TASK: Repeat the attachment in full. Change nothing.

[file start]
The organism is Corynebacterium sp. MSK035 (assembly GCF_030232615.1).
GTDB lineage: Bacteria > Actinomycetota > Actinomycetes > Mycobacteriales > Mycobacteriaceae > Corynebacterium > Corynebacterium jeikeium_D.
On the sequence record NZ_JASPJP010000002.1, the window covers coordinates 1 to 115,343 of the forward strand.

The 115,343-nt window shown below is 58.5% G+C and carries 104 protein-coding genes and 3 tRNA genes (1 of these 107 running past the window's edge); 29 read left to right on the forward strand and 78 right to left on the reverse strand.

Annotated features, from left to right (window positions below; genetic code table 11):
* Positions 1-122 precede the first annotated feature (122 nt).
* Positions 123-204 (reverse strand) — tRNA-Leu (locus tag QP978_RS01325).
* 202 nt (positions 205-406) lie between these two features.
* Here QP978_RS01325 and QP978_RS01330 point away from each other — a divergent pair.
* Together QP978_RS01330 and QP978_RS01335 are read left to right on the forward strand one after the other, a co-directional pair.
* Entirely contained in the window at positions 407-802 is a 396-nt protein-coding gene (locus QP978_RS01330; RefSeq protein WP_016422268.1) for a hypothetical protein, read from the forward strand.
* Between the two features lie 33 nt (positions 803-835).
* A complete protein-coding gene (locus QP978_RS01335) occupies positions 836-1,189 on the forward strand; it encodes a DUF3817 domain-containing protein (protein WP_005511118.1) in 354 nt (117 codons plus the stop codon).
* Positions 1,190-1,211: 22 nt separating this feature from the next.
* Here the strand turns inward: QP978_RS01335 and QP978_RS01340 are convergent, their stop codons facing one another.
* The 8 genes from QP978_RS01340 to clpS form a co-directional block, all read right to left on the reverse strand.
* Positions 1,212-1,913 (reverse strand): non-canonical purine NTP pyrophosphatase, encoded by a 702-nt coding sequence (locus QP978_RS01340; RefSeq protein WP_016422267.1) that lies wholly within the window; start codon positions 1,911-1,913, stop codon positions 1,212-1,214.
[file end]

The organism is Corynebacterium sp. MSK035 (assembly GCF_030232615.1).
GTDB lineage: Bacteria > Actinomycetota > Actinomycetes > Mycobacteriales > Mycobacteriaceae > Corynebacterium > Corynebacterium jeikeium_D.
On the sequence record NZ_JASPJP010000002.1, the window covers coordinates 1 to 115,343 of the forward strand.

The 115,343-nt window shown below is 58.5% G+C and carries 104 protein-coding genes and 3 tRNA genes (1 of these 107 running past the window's edge); 29 read left to right on the forward strand and 78 right to left on the reverse strand.

Annotated features, from left to right (window positions below; genetic code table 11):
* Positions 1-122 precede the first annotated feature (122 nt).
* Positions 123-204 (reverse strand) — tRNA-Leu (locus tag QP978_RS01325).
* 202 nt (positions 205-406) lie between these two features.
* Here QP978_RS01325 and QP978_RS01330 point away from each other — a divergent pair.
* Together QP978_RS01330 and QP978_RS01335 are read left to right on the forward strand one after the other, a co-directional pair.
* Entirely contained in the window at positions 407-802 is a 396-nt protein-coding gene (locus QP978_RS01330; RefSeq protein WP_016422268.1) for a hypothetical protein, read from the forward strand.
* Between the two features lie 33 nt (positions 803-835).
* A complete protein-coding gene (locus QP978_RS01335) occupies positions 836-1,189 on the forward strand; it encodes a DUF3817 domain-containing protein (protein WP_005511118.1) in 354 nt (117 codons plus the stop codon).
* Positions 1,190-1,211: 22 nt separating this feature from the next.
* Here the strand turns inward: QP978_RS01335 and QP978_RS01340 are convergent, their stop codons facing one another.
* The 8 genes from QP978_RS01340 to clpS form a co-directional block, all read right to left on the reverse strand.
* Positions 1,212-1,913 (reverse strand): non-canonical purine NTP pyrophosphatase, encoded by a 702-nt coding sequence (locus QP978_RS01340; RefSeq protein WP_016422267.1) that lies wholly within the window; start codon positions 1,911-1,913, stop codon positions 1,212-1,214.